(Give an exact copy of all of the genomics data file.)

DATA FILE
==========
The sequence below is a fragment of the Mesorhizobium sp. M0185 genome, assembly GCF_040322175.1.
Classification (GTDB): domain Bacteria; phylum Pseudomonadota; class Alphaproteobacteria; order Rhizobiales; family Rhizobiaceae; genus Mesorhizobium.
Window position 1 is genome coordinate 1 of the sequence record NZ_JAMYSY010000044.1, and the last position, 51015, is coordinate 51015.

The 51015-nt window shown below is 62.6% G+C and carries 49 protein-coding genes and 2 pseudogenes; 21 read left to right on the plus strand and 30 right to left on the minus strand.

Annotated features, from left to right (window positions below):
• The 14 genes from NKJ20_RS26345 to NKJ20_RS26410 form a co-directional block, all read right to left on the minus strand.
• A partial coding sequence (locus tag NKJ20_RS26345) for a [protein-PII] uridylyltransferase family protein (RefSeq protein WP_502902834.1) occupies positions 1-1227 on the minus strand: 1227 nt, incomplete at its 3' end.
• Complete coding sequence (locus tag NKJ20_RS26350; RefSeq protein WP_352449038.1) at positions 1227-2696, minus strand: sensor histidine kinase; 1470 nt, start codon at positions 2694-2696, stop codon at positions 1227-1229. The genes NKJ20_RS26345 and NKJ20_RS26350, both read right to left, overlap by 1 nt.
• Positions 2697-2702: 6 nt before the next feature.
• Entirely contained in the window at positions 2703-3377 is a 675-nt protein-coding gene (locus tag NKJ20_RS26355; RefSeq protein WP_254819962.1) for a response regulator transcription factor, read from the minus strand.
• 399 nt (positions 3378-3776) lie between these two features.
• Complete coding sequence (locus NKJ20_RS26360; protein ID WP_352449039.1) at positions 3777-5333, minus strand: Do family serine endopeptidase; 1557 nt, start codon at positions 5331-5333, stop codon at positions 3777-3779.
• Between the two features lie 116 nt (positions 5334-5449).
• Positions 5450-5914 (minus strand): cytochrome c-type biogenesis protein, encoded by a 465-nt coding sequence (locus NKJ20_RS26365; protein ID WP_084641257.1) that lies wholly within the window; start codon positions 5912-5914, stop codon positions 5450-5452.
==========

The sequence below is a fragment of the Mesorhizobium sp. M0185 genome, assembly GCF_040322175.1.
Classification (GTDB): domain Bacteria; phylum Pseudomonadota; class Alphaproteobacteria; order Rhizobiales; family Rhizobiaceae; genus Mesorhizobium.
Window position 1 is genome coordinate 1 of the sequence record NZ_JAMYSY010000044.1, and the last position, 51015, is coordinate 51015.

The 51015-nt window shown below is 62.6% G+C and carries 49 protein-coding genes and 2 pseudogenes; 21 read left to right on the plus strand and 30 right to left on the minus strand.

Annotated features, from left to right (window positions below):
• The 14 genes from NKJ20_RS26345 to NKJ20_RS26410 form a co-directional block, all read right to left on the minus strand.
• A partial coding sequence (locus tag NKJ20_RS26345) for a [protein-PII] uridylyltransferase family protein (RefSeq protein WP_502902834.1) occupies positions 1-1227 on the minus strand: 1227 nt, incomplete at its 3' end.
• Complete coding sequence (locus tag NKJ20_RS26350; RefSeq protein WP_352449038.1) at positions 1227-2696, minus strand: sensor histidine kinase; 1470 nt, start codon at positions 2694-2696, stop codon at positions 1227-1229. The genes NKJ20_RS26345 and NKJ20_RS26350, both read right to left, overlap by 1 nt.
• Positions 2697-2702: 6 nt before the next feature.
• Entirely contained in the window at positions 2703-3377 is a 675-nt protein-coding gene (locus tag NKJ20_RS26355; RefSeq protein WP_254819962.1) for a response regulator transcription factor, read from the minus strand.
• 399 nt (positions 3378-3776) lie between these two features.
• Complete coding sequence (locus NKJ20_RS26360; protein ID WP_352449039.1) at positions 3777-5333, minus strand: Do family serine endopeptidase; 1557 nt, start codon at positions 5331-5333, stop codon at positions 3777-3779.
• Between the two features lie 116 nt (positions 5334-5449).
• Positions 5450-5914 (minus strand): cytochrome c-type biogenesis protein, encoded by a 465-nt coding sequence (locus NKJ20_RS26365; protein ID WP_084641257.1) that lies wholly within the window; start codon positions 5912-5914, stop codon positions 5450-5452.